The Grid-Group Cultural Theory (also known as the Cultural Theory of Risk) originated from the studies of anthropologist Mary Douglas and political scientist Aaron Wildavsky. Grid and Group are two dimensions of sociality, each with a low and high value: Grid measures the differentiation between people (so low grid means people are similar), and Group measures the cohesion or social bonds between people (so low group means people do not have strong bonds).
A “high group” way of life exhibits a high degree of collective control, whereas a “low group” one exhibits a much lower one and a resulting emphasis on individual self-sufficiency. A “high grid” way of life is characterized by conspicuous and durable forms of stratification in roles and authority, whereas a “low grid” one reflects a more egalitarian ordering.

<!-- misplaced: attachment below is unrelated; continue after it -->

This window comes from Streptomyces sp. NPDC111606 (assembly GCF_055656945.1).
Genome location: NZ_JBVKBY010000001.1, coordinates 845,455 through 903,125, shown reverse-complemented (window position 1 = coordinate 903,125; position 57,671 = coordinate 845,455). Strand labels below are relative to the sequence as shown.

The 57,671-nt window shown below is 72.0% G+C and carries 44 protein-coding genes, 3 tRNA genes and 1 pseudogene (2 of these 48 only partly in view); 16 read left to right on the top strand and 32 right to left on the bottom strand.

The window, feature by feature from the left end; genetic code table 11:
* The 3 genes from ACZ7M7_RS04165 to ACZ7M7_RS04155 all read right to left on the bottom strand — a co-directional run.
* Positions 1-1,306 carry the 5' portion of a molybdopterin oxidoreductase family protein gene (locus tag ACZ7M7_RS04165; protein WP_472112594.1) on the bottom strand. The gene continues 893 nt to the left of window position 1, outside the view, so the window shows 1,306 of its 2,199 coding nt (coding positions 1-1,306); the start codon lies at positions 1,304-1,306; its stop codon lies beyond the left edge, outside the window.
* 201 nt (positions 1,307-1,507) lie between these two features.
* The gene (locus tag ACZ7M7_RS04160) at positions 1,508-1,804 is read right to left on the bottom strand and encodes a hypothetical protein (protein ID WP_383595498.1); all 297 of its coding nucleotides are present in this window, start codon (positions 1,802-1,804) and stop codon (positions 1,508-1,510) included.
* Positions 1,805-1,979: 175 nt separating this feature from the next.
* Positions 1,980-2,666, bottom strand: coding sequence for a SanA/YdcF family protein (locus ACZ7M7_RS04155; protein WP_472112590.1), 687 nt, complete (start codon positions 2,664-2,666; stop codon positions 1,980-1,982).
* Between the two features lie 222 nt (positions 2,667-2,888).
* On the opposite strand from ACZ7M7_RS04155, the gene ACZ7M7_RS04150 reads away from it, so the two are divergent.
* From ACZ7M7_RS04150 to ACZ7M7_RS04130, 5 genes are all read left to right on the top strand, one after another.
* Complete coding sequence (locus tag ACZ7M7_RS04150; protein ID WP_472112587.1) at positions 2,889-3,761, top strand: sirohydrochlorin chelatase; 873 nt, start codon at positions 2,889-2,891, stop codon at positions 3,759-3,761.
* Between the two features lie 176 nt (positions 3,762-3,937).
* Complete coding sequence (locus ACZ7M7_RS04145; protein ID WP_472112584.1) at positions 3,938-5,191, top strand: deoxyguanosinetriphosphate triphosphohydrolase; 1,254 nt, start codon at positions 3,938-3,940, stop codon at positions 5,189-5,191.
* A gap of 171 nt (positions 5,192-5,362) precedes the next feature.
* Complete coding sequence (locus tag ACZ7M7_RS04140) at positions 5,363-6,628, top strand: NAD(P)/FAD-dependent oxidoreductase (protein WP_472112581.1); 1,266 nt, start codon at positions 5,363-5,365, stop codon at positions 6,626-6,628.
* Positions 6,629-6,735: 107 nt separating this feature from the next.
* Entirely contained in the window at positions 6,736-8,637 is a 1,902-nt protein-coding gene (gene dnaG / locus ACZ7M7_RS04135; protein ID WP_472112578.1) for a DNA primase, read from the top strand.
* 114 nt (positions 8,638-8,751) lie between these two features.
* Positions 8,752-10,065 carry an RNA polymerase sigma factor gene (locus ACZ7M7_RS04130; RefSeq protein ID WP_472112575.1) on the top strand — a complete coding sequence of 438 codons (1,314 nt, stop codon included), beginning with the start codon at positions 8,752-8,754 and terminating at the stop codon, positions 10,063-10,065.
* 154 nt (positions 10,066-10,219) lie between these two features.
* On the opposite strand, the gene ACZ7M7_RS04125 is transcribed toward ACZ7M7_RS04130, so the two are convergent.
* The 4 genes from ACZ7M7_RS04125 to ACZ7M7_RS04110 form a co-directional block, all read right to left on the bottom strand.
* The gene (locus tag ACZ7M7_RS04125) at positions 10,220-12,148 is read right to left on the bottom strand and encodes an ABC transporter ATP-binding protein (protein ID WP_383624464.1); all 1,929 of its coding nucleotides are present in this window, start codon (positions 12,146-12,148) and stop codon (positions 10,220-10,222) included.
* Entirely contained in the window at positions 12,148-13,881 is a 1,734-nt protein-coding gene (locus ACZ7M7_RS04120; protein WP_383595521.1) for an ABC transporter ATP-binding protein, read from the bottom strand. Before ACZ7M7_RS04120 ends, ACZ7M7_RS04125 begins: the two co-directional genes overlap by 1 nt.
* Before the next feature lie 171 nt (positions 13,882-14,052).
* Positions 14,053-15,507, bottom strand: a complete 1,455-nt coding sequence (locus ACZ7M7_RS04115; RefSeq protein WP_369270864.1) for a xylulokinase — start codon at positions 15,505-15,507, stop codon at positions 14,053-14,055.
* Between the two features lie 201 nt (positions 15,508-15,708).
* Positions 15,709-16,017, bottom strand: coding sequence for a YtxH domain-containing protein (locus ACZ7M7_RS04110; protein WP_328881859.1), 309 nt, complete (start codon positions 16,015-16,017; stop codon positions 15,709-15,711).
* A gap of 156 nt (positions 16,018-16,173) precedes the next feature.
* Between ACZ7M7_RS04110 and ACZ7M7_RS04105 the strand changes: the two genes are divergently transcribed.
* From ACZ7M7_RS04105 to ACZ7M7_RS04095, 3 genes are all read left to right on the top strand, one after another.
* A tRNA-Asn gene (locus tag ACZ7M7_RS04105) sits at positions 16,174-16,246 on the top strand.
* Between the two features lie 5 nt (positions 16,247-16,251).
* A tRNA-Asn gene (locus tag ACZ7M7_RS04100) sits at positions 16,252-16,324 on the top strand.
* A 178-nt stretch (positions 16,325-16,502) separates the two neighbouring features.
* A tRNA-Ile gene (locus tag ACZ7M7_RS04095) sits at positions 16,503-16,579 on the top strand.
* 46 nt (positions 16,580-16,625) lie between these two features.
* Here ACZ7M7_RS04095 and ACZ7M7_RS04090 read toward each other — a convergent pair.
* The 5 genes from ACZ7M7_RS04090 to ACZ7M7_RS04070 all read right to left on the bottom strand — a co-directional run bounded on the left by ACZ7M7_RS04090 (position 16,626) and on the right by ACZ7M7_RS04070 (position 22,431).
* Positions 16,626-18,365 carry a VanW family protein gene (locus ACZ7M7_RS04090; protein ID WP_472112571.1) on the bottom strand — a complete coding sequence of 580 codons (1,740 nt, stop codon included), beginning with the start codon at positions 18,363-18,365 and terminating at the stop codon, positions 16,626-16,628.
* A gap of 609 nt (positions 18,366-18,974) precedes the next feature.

- Individualist: Low group and low grid, Nature is robust
- Fatalist: Low group and high grid, Nature is capricious
- Hierarchist: High group and high grid, Nature is tolerant
- Egalitarian: High group and low grid, Nature is fragile
[*4.86, *8.112, *11.4, *11.5]
One thought on “Grid-Group Cultural Theory, V2”